Switzerland and weapons of mass destruction
|Weapons of mass destruction|
Switzerland made detailed plans to acquire and test nuclear weapons during the Cold War. Less than two weeks after the nuclear bombings of Hiroshima and Nagasaki, the Swiss government started studying the possibility of building nuclear weapons, and continued its military nuclear program for 43 years until 1988. It has since signed and ratified the Treaty on the Non-Proliferation of Nuclear Weapons. Switzerland never possessed biological weapons, but did have a program of the Swiss Army high command to develop and test chemical weapons.
Military nuclear program
On 15 August 1945, Hans Frick, a colonel in the Swiss military, sent a letter to Federal Councillor Karl Kobelt requesting that Switzerland study the possibility of acquiring nuclear weapons in order to defend itself. The Federal Council authorized the creation of a commission to do such in November 1945. Efforts "were well under way" in 1945.
On 8 June 1946, the Study Commission for Nuclear Energy (Schweizerische Studienkommission für Atomenergie – SKA) was created by the Swiss government under the leadership of Dr. Paul Scherrer, a physicist and professor at ETH Zurich. The commission had the objective of studying the civil use of atomic energy and the secret objective of studying the scientific and technical basis for building nuclear weapons. The activity of this group was low and only slow progress was made; however the events of the Cold War, especially the Soviet invasion of Hungary in 1956 and the nuclear arms race of the mid-1950s, provided new impetus. While his specific role is questioned, Scherrer played an important role in the Swiss nuclear program.
The secret Study Commission for the Possible Acquisition of Own Nuclear Arms was instituted by Chief of General Staff Louis de Montmollin with a meeting on 29 March 1957. The aim of the commission was to give the Swiss Federal Council an orientation towards "the possibility of the acquisition of nuclear arms in Switzerland." The recommendations of the commission were ultimately favorable.
The Federal Council released a public statement on 11 July 1958 stating that although a world without nuclear weapons was in Switzerland's interest, its neighboring countries adopting nuclear weapons would force it to do likewise. On 23 December 1958 the Federal Council instructed the Military Department to study the logistics and execution of attaining nuclear arms. However, efforts remained focused on study and planning rather than implementation.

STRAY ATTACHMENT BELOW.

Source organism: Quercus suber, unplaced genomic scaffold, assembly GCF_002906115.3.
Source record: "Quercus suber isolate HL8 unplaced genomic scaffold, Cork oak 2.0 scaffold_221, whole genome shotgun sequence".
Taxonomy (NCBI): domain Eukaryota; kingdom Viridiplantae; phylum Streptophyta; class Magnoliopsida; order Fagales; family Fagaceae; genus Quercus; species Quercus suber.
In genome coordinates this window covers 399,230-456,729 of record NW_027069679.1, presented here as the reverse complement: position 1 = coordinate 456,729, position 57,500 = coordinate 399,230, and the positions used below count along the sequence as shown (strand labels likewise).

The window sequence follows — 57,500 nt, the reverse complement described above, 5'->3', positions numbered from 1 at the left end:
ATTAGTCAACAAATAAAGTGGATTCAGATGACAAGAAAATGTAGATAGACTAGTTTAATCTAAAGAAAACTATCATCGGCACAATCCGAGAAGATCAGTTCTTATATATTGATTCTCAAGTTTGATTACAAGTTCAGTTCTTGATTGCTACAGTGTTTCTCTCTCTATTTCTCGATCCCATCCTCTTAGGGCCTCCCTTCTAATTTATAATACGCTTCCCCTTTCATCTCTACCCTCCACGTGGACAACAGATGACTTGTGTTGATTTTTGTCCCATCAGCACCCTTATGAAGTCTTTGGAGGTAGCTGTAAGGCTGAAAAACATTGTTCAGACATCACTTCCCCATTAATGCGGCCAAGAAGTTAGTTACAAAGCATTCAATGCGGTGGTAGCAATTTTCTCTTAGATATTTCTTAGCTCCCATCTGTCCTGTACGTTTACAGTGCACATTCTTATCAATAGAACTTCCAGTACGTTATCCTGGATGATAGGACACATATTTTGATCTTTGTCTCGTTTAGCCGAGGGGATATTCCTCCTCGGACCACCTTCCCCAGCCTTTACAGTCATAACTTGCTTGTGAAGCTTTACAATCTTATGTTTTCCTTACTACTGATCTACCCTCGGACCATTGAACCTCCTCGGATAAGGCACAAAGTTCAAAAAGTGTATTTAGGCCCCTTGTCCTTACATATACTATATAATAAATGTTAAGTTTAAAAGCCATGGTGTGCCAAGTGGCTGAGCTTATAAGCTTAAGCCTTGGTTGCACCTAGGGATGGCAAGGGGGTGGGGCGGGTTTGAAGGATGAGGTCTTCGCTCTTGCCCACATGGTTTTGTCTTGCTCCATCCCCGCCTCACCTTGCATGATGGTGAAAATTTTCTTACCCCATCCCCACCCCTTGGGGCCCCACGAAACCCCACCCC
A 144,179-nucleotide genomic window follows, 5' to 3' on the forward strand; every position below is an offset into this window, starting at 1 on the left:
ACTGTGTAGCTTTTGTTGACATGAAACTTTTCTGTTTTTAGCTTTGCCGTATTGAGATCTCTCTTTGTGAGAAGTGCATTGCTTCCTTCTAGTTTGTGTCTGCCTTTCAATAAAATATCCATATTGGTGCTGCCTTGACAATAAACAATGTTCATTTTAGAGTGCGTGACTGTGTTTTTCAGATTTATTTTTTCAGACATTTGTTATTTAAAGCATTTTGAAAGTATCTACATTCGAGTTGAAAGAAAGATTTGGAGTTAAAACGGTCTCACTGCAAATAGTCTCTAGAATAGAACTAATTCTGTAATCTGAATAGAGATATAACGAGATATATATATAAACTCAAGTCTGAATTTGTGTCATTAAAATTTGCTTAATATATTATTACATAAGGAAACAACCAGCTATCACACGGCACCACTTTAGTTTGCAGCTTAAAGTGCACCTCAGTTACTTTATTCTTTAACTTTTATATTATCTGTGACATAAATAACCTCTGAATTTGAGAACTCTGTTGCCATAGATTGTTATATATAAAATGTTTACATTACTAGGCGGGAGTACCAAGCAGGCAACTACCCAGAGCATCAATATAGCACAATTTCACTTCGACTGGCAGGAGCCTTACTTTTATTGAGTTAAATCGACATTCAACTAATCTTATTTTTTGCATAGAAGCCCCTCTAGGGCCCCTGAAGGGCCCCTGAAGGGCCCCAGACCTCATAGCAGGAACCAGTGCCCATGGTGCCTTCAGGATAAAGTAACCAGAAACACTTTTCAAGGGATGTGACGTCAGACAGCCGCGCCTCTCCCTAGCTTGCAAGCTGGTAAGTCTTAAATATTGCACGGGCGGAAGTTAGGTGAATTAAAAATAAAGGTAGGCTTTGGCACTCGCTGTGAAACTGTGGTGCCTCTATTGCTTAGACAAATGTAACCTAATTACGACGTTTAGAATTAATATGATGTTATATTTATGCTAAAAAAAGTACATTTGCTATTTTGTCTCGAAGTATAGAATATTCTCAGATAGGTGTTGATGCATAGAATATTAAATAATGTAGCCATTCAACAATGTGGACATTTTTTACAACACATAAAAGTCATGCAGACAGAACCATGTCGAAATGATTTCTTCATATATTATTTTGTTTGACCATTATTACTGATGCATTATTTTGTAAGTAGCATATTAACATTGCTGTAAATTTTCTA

In a referendum held in April 1962, the Swiss people rejected a proposal to ban nuclear weapons within the country. The next year in May, Swiss voters again rejected a referendum that would have required Swiss voters to approve of the Armed Forces being equipped in nuclear weapons if it chose to do so.
By 1963, planning had proceeded to the point that detailed technical proposals, specific arsenals, and cost estimates were made. On 15 November 1963, Dr. Paul Schmid prepared a 58-page report laying the theoretical foundations for Swiss nuclear armaments. On 28 November 1963, the Deputy Chief of the General Staff estimated that the costs of building a uranium bomb at 720 million Swiss francs over 35 years, initially including 20 million francs for pure research, that would be needed for planning. It also calculated that, should the decision be for plutonium instead of highly enriched uranium, then the estimate would be 2,100 million francs over 27 years. On 4 May 1964, the military joint staff issued a recommendation to have about 100 bombs (60–100 kilotons), 50 artillery shells (5 kt), and 100 rockets (100 kt) within the next 15 years, at costs of about 750 million Swiss francs. There were plans for 7 underground nuclear tests in "uninhabited regions" of Switzerland – a location with a radius of 2–3 kilometers (1.2–1.9 mi) "that can be sealed off completely."
In addition to this, Switzerland purchased uranium and stored it in nuclear reactors purchased from the United States, the first of which was built in 1960. Between 1953 and 1955, Switzerland procured around 10 metric tons (11 short tons) of enriched uranium from the Belgian Congo with the authorization of the U.S. and United Kingdom (Switzerland had also considered purchasing from the Republic of China and the Union of South Africa). 5,000 kilograms (11,000 pounds) were stored in the Diorit reactor in Würenlingen, while a stockpile of 3,238 kg (7,139 lb) of uranium and 2,283 kg (5,033 lb) of uranium oxide was stored at Wimmis until 1981, and it was not covered by the international safeguards meant to prevent the spread of nuclear weapons. Additionally, in 1969, the Swiss government unsuccessfully tried to purchase 3 kg (6.6 lb) of weapons-grade plutonium from Norway.